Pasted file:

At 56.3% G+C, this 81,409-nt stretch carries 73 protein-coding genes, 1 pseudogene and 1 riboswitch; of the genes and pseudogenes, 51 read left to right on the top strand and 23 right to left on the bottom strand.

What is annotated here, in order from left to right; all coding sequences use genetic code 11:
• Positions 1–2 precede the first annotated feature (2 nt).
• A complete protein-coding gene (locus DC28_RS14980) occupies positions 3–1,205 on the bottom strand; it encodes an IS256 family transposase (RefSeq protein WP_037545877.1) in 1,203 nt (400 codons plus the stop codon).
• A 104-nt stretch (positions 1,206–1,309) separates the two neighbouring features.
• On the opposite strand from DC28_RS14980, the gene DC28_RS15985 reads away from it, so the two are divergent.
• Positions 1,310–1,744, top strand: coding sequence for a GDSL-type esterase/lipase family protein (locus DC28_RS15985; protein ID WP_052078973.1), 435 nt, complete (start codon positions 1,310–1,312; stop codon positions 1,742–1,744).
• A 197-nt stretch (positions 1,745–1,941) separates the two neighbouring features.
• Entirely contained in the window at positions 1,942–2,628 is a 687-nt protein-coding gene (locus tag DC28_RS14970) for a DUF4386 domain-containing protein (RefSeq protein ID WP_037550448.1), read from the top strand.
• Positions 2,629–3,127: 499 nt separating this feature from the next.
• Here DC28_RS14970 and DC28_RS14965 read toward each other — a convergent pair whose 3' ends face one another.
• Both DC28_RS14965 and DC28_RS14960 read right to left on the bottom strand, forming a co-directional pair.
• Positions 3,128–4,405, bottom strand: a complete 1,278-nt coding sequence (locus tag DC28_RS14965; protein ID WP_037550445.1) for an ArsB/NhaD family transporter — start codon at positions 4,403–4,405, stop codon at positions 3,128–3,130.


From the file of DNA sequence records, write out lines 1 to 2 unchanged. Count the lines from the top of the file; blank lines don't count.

At 56.3% G+C, this 81,409-nt stretch carries 73 protein-coding genes, 1 pseudogene and 1 riboswitch; of the genes and pseudogenes, 51 read left to right on the top strand and 23 right to left on the bottom strand.

What is annotated here, in order from left to right; all coding sequences use genetic code 11: